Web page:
Simone Biles and Henry Hyde

Simone Biles of the United States during the women’s team final at Ariake Gymnastics Centre during the 2020 Tokyo Olympics in Tokyo, Japan, July 27, 2021. (Dylan Martinez/Reuters)
In their stories, we are missing key insights about hospitality.

Is there anyone who has not voiced an opinion on Simone Biles’s decision to step aside from Olympic competition by now? I’ll add to the deluge by saying: Thanks be to God she is where she is. She was once a child in foster care. And her grandparents decided to adopt her, and that made all the difference. May her presence in the news shine a light on all the children in foster care who aren’t yet success stories, because they do not have the gift of a family to help make all the difference in their lives.

Biles writes about that defining event in her life and her sister’s in her book Courage to Soar: A Body in Motion, a Life in Balance: the day her grandmother told her that she and her sister were now adopted by her and their grandfather, and the joy of being able to embrace them as Mom and Dad. She had a permanent home. A forever family to cheer her on and cry with her and give her advice and all the things parents can do for a child, well into adulthood. It’s not too much for a child to ask for. And yet there are at least 437,500 children in foster care — we’re still awaiting an official assessment of how the pandemic has made this crisis worse. It’s a crisis that cries out to us, in our socially distancing times, to reacquaint ourselves with hospitality.

As people were opining on Biles’s decision to recognize her human limits, the House of Representatives was voting to end the Hyde amendment, a line in the sand that for four decades has prevented taxpayer funding of abortion.

The author of the Hyde amendment, the late congressman Henry Hyde, from Illinois, reflected on hospitality as a civic virtue in 1987, in his essay “Welcoming the Stranger”:

The American heritage of hospitality is one reflection of the moral claim that undergirds this experiment in freedom: Jefferson’s claim . . . that “all men are created equal.” In the long view of human history, that claim and the hospitality that flows from it are the exceptions, not the norms. In the long view of history, America is just that: an experiment against the grain.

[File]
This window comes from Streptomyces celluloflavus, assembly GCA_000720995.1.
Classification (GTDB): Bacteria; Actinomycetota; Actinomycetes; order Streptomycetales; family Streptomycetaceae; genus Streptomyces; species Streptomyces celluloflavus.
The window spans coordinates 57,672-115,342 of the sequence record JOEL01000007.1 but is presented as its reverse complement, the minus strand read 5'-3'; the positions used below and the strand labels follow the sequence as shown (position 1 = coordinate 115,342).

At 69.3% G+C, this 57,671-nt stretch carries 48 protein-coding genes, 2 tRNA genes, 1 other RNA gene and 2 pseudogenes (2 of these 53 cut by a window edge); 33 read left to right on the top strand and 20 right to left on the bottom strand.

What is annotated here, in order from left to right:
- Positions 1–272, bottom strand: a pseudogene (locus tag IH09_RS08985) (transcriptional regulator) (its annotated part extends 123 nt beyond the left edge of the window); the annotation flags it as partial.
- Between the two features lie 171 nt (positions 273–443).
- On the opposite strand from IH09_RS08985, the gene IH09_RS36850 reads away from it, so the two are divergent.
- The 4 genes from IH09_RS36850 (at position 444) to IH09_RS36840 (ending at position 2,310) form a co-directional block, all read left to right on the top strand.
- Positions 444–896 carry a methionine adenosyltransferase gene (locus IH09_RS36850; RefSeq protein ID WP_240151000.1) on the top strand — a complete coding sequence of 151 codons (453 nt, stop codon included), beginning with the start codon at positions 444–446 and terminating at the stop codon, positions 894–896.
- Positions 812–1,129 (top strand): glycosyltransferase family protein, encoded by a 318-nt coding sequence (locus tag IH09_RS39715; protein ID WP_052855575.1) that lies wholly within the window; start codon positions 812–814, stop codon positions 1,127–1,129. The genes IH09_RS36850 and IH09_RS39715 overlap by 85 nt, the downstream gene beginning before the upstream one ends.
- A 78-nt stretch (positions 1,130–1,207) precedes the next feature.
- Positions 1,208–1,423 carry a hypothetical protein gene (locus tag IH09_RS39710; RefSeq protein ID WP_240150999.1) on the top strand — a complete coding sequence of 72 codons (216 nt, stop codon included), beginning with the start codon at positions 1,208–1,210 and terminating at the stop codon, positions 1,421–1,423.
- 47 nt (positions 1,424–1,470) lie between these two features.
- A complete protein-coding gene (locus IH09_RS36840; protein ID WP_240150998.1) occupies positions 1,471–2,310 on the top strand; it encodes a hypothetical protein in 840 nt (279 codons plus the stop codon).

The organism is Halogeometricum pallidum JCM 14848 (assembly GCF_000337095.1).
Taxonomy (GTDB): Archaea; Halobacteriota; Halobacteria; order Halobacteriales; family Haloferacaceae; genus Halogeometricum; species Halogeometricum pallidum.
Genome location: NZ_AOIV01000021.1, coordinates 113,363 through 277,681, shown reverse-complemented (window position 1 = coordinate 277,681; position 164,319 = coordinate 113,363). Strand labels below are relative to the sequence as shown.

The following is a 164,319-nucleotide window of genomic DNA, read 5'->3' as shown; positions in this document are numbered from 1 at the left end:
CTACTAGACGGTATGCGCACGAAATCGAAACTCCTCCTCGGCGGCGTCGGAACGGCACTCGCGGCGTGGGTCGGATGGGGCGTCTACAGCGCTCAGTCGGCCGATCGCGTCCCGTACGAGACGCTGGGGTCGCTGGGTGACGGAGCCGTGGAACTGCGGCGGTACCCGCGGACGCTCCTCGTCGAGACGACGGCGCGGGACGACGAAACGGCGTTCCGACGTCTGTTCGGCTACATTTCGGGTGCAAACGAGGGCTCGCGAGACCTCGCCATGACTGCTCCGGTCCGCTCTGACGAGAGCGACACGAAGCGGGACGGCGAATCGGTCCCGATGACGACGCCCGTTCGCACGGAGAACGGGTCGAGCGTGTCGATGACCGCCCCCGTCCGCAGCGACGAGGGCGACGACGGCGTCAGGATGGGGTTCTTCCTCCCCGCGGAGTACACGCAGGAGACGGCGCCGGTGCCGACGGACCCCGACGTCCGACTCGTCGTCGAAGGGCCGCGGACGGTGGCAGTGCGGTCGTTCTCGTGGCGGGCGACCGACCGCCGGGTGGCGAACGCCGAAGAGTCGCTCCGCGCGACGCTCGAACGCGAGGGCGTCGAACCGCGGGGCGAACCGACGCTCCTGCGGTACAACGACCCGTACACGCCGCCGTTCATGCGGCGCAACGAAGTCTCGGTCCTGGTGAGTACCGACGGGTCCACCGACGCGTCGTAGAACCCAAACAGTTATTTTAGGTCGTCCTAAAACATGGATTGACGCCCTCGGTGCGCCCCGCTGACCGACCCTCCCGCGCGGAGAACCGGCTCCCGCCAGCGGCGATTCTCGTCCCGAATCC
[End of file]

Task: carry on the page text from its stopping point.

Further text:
Hyde emphasized that there is nothing guaranteed about the beauty of the American experiment. We are reminded of that constantly these days: in violence and division, in even the way commentators feel so free to attack Biles, a young woman who made a decision to protect herself and her team. It is good to be aware of our own weaknesses — individually, as part of a team, and as a country.

Hyde continued:

If the boundaries of our public hospitality are one index of our public virtue and our character, then the abortion liberty — this terrible shredding of the fabric of our hospitality, this deliberate fracturing of the community of the commonly protected — must be reversed if America is to endure and prosper.

He argued that abortion is “deeply unworthy of us” and “demeaning.” And he said all this in an era when — thanks to the Hyde amendment, we at least were not increasing the number of abortion by spending government money on them. But is that the plan now? Lawn signs say Black Lives Matter, but young black girls and women go into abortion clinics every day. If Simone Biles’s mother, struggling, had made the decision to abort her, we wouldn’t have the luxury of opining on Biles’s Olympic decision, because she would never have been born. In some zip codes, more black babies are aborted than born.

In her book, Biles reflects on her life’s journey to gymnastics and whether it would have been different if her birth mother had raised her:

When it comes to how things turned out, I’m not sorry. I’m part of a beautiful family that is closer and more loving than any I could’ve ever chosen. As the woman told my grandma — now my mom — in the lunch break room all those years ago, God never makes a mistake.

We do make mistakes, though. And this moment of Simone Biles in the news, as the “people’s house” rejects what has for so long been a recognition that abortion is not a good and should have its limits, should set off alarms that we have abandoned a founding principle. In that same speech, Hyde said: “In a sense, every American is a founder; ever American is a framer. . . . And we need foresight and wisdom and compassion and a reclamation of the tradition of hospitality.”

Do women know that we would help them have an unexpected baby? Do women know that’s a blessing, even when circumstances aren’t planned or ideal? Do mothers who are struggling know that there are people in their lives who will help? Simone Biles had her parents. Is America a country of hospitality or cruelty? Is America a country that helps women and promotes life, or a country that throws both away? The House of Representatives has voted to put our money toward the latter. That’s what abortion is. The most important takeaway from the current news spotlight on Simone Biles is what a tremendous gift her life is, whatever choices she made in Tokyo.

This column is based on one available through Andrews McMeel Universal’s Newspaper Enterprise Association.


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